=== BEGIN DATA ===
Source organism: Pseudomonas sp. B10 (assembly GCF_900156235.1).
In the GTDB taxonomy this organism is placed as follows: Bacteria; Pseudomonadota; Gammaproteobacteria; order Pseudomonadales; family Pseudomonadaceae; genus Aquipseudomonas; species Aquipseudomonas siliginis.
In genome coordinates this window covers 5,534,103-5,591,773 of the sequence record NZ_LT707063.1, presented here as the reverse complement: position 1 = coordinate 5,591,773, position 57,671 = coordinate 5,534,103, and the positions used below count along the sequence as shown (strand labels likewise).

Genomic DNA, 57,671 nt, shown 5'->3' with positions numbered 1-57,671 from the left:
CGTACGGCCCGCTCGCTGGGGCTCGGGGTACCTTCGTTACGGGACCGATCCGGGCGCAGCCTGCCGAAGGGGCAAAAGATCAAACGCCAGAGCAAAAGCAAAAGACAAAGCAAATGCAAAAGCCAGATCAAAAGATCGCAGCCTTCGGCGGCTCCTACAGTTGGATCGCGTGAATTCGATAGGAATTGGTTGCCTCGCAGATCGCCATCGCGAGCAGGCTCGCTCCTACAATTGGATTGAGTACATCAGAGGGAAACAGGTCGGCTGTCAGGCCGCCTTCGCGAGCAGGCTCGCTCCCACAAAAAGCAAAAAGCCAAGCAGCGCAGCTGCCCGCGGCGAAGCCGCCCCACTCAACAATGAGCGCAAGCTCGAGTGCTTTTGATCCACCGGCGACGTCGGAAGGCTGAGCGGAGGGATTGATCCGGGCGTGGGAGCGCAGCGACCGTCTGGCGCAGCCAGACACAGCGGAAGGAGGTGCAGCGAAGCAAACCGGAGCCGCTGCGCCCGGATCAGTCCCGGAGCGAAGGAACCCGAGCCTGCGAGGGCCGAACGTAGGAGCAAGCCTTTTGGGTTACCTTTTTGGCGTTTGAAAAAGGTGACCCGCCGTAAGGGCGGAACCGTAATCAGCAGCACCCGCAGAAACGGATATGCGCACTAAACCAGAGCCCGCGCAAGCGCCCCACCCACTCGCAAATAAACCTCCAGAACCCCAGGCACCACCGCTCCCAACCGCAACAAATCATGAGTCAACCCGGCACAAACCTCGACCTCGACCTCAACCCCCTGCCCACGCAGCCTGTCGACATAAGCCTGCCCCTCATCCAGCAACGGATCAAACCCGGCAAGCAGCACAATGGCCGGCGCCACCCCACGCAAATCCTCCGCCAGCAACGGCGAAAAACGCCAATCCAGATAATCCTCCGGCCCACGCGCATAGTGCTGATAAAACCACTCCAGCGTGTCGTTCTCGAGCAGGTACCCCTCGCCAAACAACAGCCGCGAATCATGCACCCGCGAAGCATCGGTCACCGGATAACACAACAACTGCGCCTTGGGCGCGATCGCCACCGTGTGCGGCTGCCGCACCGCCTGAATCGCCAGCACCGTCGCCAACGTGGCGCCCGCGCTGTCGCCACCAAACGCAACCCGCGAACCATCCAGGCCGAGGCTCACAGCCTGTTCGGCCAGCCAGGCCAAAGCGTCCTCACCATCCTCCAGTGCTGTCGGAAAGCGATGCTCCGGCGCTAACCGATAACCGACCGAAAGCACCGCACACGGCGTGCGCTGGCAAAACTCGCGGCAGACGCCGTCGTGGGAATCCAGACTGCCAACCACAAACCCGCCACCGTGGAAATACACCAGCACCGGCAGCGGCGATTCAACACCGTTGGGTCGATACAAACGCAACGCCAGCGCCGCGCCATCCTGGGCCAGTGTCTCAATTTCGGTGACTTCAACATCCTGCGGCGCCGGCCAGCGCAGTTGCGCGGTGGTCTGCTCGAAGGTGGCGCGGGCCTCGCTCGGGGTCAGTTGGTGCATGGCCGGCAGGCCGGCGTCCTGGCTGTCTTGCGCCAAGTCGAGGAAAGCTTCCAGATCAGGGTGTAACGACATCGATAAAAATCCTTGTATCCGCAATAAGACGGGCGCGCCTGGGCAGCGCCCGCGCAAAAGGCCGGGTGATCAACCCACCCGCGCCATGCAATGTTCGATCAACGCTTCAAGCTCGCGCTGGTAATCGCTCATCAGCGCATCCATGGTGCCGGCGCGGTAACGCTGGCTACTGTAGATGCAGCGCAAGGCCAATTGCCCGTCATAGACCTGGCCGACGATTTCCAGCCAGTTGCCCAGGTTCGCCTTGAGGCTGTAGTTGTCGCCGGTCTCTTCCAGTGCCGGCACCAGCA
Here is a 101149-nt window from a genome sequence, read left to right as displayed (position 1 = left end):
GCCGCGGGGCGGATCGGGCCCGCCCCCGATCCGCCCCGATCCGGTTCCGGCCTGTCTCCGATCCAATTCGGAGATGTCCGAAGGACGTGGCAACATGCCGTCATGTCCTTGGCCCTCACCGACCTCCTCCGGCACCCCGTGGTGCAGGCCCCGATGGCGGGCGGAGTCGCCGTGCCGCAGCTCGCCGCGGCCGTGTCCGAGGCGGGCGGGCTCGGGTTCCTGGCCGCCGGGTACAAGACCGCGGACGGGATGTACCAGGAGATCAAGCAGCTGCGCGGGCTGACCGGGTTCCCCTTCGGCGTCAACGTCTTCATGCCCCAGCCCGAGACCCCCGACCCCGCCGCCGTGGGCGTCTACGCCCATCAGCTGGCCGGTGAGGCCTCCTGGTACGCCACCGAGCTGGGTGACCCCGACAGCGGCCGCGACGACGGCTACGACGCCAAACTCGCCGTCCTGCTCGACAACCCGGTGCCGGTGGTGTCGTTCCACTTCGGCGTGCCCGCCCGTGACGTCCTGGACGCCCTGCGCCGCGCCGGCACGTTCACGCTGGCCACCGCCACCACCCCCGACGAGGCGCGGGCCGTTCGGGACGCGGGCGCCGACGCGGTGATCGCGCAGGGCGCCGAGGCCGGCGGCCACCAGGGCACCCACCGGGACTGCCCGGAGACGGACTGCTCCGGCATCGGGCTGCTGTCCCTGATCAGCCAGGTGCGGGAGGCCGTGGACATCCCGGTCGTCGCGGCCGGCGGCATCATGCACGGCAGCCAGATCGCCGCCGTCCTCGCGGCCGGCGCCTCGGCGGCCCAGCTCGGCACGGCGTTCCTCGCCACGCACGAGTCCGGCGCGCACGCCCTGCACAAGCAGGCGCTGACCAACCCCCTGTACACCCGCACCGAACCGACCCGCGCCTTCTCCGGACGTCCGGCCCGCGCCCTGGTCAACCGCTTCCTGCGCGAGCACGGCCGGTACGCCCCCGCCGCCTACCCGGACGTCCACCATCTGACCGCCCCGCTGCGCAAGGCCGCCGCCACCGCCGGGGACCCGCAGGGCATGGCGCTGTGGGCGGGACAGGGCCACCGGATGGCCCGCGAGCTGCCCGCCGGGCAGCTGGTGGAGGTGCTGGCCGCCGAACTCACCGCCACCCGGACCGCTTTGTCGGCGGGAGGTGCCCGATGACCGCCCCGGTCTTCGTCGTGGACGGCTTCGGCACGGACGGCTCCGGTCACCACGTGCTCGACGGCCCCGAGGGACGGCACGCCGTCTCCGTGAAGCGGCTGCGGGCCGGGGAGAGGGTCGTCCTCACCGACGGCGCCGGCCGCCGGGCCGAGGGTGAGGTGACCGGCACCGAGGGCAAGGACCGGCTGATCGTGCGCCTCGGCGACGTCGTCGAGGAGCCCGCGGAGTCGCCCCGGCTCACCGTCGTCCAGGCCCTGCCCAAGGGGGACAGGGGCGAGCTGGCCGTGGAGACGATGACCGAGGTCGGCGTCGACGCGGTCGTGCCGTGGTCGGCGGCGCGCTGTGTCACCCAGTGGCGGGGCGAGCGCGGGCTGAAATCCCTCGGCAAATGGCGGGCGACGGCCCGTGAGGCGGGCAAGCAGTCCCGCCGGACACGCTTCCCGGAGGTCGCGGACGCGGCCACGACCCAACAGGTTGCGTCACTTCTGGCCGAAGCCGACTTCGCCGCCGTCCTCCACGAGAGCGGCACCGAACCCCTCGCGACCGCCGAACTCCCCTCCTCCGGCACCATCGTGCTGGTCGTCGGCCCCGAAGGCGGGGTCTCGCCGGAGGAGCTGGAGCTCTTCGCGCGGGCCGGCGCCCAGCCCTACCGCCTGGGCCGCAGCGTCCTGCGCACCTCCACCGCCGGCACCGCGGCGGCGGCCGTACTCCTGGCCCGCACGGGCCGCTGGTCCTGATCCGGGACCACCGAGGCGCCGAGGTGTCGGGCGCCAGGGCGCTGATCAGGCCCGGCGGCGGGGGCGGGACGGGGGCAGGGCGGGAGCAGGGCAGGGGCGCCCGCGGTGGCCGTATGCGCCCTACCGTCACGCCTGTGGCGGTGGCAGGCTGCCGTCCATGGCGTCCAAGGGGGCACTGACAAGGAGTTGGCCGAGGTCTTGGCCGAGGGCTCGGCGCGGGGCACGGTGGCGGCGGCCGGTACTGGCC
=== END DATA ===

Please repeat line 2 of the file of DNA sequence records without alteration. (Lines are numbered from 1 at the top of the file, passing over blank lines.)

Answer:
In the GTDB taxonomy this organism is placed as follows: Bacteria; Pseudomonadota; Gammaproteobacteria; order Pseudomonadales; family Pseudomonadaceae; genus Aquipseudomonas; species Aquipseudomonas siliginis.